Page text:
El Paso case arguments address public business on private devices

By Marty Schladen
El Paso Times
Originally published May 22, 2014

AUSTIN – The limits of Texas Public Information Act – and how El Paso city government has tested them – were the subject of arguments Thursday in an appellate court here.

Attorneys argued about what duties governmental entities have to turn over communications about government business that officials create using personal accounts and devices.

The case, argued before the Third Court of Appeals in Austin, stems from the controversy surrounding the El Paso City Council’s 2012 decision to tear down the old City Hall and build a baseball stadium in its place.

Leading a group that was suspicious that many of the deliberations were conducted in secret, attorney Stephanie Townsend Allalla filed wide-ranging requests for communications between members of the city council, the city manager and promoters of the ballpark.

The Texas attorney general said emails and other communications conducting city business had to be turned over even if they were not in the city’s immediate possession, but on personal computers and smart phones as well.

The city sued the AG, but after it gathered and released at least some of the disputed emails in October – most notably from former Rep. Steve Ortega, the city asked that the trial court dismiss the case and the attorney general did not oppose the request.

The court did not dismiss the case, however, and Allala continues to seek guarantees that she got all of the emails she asked for.

The city filed an appeal, asking that the court rule that it has turned over all the documents that it’s required to.

Allala’s attorney, Bill Aleshire, was before the appellate court on Thursday to demand that Allala be allowed to take steps to ensure she’s gotten all the records to which she’s entitled.

Aleshire said that last fall, Ortega turned over emails from City Manager Joyce Wilson that Wilson had not turned over. That shows that not all the records Allala has requested have been produced, he said.

Contacted Thursday morning, Ortega said he declined to comment until the appellate court had ruled. The court will issue a written opinion in the coming months.

On Friday, Aleshire said the city’s appeal of the case might show that it knows it hasn’t disclosed everything.

“That’s how desperate the City’s attorneys have been to keep us from getting sworn testimony about whether all the emails have been disclosed.,” he said in an email. “I was arguing yesterday that the trial court was correct in not dismissing the case, particularly since we never got the chance to conduct the depositions to look for evidence of missing emails.”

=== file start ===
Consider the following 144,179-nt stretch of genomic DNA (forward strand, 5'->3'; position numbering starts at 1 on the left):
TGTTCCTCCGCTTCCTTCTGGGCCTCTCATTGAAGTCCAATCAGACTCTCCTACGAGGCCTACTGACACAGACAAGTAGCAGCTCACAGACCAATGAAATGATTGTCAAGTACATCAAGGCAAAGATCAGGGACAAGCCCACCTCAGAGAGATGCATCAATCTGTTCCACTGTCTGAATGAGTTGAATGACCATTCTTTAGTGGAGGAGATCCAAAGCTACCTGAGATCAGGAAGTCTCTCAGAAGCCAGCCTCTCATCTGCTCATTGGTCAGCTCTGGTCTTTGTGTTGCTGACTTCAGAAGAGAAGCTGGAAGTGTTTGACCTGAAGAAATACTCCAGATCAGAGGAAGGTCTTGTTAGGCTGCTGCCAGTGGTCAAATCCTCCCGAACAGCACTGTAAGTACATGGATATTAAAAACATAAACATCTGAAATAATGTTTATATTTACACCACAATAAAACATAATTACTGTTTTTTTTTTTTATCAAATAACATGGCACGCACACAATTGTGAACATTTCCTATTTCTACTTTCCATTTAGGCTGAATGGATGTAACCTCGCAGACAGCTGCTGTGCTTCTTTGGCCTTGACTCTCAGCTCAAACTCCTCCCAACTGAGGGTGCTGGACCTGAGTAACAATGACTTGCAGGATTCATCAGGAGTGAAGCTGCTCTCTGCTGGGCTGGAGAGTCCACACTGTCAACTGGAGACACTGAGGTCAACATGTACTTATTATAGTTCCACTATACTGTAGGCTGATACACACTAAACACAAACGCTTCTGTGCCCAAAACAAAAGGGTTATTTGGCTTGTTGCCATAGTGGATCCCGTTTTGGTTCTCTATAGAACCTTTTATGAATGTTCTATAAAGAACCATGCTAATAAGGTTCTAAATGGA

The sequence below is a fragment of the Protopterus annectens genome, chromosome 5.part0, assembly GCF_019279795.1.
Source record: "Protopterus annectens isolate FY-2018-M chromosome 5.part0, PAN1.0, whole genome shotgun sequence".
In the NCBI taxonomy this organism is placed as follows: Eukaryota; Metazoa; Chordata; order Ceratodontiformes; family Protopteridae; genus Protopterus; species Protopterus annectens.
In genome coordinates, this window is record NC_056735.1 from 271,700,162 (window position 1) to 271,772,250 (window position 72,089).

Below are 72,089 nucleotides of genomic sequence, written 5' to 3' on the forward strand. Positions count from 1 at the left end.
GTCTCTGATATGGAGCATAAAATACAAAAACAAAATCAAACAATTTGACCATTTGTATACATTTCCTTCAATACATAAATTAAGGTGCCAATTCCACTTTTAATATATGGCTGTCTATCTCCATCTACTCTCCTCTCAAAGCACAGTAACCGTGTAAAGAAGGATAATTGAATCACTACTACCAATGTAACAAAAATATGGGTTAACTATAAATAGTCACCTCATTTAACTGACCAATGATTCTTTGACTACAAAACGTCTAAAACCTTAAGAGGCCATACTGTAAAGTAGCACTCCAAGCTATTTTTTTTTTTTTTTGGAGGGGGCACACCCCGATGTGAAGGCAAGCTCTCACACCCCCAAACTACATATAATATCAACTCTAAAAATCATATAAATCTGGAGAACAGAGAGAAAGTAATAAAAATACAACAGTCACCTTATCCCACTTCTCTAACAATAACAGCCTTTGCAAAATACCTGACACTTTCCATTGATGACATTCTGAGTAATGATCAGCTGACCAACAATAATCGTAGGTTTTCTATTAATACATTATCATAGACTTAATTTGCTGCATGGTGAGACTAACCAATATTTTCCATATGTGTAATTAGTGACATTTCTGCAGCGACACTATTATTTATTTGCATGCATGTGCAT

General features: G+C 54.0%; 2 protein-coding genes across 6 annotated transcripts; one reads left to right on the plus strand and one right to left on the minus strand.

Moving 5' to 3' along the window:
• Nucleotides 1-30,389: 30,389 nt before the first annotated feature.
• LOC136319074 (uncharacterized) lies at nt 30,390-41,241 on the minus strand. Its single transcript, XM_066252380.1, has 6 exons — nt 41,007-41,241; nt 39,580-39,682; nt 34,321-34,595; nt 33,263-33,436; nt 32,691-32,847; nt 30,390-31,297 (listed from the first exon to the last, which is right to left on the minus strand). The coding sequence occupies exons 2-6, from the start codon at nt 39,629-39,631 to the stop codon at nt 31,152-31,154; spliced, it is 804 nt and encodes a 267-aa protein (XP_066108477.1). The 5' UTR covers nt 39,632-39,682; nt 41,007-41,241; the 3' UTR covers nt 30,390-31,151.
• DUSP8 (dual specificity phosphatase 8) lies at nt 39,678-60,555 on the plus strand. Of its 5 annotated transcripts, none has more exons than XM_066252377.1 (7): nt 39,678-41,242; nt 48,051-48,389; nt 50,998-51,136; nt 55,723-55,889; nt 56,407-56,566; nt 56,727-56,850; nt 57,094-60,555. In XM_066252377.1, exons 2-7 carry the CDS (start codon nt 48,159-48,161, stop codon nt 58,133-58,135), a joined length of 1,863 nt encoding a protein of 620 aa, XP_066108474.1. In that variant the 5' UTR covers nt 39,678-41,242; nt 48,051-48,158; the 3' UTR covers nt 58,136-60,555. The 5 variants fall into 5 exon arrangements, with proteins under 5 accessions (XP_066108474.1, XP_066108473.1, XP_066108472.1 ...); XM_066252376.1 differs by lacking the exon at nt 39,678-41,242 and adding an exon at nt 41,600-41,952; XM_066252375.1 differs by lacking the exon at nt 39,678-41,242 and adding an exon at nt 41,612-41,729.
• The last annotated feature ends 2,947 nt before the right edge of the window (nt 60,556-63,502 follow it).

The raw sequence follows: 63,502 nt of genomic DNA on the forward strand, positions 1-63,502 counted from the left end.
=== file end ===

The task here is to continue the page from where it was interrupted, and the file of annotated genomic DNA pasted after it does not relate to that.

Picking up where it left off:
The question before the court would not have occurred to the Legislature when it passed Texas’ first open-records law in 1975, said George E. Hyde, the Austin attorney who is representing the city.

“I don’t think the law has caught up to the technology,” he said.

Both sides had compelling arguments.

Hyde maintains that Texas public-records laws have never required governmental entities to produce documents it doesn’t have. It would be impossible, he said, under the tight deadlines imposed by the law to search all of the files in its possession and to reach out to everybody who might have responsive information held outside the entity’s possession.

Aleshire said that if the court accepted that, it would “create a huge gap in the Public Information Act that would make it unenforceable.”

If that were the case, he said, there would be nothing to keep a city council or a commissioners court from setting private up email accounts to discuss all politically sensitive issues and skirt the open-records law altogether.

Chief Justice Woodfin “Woody” Jones seemed to say there have to be practical limits on a governmental entity’s responsibility to produce records it doesn’t have.

“As a practical matter, how would they do that?” he asked. “Would they send a police officer to a councilman’s house to hack into his email?”

Earlier, Jones had said, “Obviously, they can’t compel it, but what responsibility do they have to request it?”

Hyde said governmental entities have discretionary authority outside the Texas Public Information Act to force employees to turn over information from their personal devices.

He said his law practice represents many local governments. Sometimes, officials such as county judges and sheriffs leave office and take their hard drives with them, Hyde said.

It’s up to the governmental entity to decide whether to sue to get it back, he said.

“That may cost $100,000,” Hyde said, adding that some small counties can’t afford that.

In response to the El Paso email controversy, the city council has created as policy requiring council members to forward communications concerning city business to their city email accounts.

Hyde said such measures could be made mandatory, but that’s a job for the Legislature, not the courts.

Aleshire’s request of the court is more limited. He wants the trial court to allow Allala to conduct “limited discovery.”

She said that among other things, she wants sworn affidavits from El Paso officials saying they’ve turned everything over.